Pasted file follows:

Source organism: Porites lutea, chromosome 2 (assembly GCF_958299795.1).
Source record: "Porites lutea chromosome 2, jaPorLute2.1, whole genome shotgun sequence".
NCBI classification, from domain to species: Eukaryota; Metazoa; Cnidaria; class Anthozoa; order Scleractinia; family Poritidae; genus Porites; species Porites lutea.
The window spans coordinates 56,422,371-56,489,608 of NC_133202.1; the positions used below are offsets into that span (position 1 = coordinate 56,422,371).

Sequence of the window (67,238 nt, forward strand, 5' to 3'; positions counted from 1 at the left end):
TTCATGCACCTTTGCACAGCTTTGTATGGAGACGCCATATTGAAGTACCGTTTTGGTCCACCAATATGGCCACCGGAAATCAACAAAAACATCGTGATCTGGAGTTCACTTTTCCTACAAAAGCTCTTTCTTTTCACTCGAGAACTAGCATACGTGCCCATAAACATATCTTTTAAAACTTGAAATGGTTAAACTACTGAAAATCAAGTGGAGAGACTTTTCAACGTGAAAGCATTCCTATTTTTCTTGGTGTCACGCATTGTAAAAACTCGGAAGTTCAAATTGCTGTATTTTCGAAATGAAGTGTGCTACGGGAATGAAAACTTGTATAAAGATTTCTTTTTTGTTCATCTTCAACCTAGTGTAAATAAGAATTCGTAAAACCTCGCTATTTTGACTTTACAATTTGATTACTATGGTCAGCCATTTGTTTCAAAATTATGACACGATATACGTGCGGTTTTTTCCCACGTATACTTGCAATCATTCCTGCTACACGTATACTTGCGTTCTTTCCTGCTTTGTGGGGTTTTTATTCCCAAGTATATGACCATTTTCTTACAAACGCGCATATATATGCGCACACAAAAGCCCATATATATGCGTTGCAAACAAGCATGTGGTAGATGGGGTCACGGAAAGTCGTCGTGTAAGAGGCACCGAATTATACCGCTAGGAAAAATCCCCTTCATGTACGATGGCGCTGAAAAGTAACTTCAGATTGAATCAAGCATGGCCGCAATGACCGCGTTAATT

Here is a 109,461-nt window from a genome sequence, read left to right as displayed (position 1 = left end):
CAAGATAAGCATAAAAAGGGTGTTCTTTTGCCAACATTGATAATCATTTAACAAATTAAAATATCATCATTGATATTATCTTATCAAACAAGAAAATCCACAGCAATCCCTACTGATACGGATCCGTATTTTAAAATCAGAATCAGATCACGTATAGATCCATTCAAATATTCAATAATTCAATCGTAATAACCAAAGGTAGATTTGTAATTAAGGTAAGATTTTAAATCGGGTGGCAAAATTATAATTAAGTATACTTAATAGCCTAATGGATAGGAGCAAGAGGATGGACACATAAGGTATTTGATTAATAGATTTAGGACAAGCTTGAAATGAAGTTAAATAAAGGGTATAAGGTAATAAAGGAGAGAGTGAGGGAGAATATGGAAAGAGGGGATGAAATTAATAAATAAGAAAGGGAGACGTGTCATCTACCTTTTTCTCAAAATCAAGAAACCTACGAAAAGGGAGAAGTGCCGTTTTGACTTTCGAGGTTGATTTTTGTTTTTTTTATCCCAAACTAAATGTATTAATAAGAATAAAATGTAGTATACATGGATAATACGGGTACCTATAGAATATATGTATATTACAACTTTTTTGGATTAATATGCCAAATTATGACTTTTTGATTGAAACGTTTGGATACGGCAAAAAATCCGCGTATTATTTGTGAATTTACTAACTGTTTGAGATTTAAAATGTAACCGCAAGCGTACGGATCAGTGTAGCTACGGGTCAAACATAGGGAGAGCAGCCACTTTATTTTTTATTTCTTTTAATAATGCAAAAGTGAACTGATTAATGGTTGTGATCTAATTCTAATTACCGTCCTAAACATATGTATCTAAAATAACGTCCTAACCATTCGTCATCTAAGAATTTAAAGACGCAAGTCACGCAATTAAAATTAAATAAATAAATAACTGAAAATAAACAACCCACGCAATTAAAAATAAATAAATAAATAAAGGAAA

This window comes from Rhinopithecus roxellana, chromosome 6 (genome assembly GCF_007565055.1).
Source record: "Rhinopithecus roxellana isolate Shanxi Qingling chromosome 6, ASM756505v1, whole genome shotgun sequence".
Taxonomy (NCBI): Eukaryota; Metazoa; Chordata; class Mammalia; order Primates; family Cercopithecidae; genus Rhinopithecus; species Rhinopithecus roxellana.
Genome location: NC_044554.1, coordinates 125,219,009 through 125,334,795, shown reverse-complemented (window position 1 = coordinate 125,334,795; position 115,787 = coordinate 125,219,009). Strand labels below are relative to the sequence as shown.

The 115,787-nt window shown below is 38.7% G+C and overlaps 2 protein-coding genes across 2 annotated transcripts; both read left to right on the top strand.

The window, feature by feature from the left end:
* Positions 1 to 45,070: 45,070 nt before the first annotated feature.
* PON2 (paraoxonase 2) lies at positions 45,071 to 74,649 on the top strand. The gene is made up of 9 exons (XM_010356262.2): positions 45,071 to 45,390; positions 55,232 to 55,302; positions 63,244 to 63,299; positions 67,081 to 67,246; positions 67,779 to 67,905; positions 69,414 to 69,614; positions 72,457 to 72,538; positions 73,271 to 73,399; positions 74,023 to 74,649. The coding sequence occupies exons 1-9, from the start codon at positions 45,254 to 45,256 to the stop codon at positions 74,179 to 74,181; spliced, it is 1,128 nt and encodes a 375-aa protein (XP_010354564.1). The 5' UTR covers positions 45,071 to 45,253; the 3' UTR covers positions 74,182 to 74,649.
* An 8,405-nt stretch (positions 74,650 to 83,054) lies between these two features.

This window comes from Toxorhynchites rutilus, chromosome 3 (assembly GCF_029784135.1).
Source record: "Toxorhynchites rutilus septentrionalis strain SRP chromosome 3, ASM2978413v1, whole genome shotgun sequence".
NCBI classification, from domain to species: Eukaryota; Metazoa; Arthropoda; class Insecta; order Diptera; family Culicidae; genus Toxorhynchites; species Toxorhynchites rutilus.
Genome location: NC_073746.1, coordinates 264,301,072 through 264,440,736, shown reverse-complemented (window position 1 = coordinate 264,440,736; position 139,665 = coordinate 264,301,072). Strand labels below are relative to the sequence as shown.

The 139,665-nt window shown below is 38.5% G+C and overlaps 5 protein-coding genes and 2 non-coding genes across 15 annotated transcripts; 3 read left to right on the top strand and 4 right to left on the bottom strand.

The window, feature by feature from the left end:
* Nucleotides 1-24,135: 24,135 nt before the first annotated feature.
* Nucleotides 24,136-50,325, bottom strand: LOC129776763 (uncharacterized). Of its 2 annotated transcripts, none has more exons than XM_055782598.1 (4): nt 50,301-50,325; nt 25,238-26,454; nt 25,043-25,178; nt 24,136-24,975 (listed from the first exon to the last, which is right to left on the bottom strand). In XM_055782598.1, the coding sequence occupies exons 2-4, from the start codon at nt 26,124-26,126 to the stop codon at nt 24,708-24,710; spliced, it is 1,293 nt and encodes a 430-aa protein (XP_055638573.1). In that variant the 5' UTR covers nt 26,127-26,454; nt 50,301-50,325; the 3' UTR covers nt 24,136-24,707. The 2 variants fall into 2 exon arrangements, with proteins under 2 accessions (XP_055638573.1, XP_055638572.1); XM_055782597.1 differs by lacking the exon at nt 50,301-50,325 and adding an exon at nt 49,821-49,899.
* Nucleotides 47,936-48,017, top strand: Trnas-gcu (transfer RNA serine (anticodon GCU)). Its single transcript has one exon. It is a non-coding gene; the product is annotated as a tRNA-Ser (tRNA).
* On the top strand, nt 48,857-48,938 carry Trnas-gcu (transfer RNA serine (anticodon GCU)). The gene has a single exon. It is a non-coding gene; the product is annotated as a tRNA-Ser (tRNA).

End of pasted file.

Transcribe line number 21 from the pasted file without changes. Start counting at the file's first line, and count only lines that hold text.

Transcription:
Genome location: NC_073746.1, coordinates 264,301,072 through 264,440,736, shown reverse-complemented (window position 1 = coordinate 264,440,736; position 139,665 = coordinate 264,301,072). Strand labels below are relative to the sequence as shown.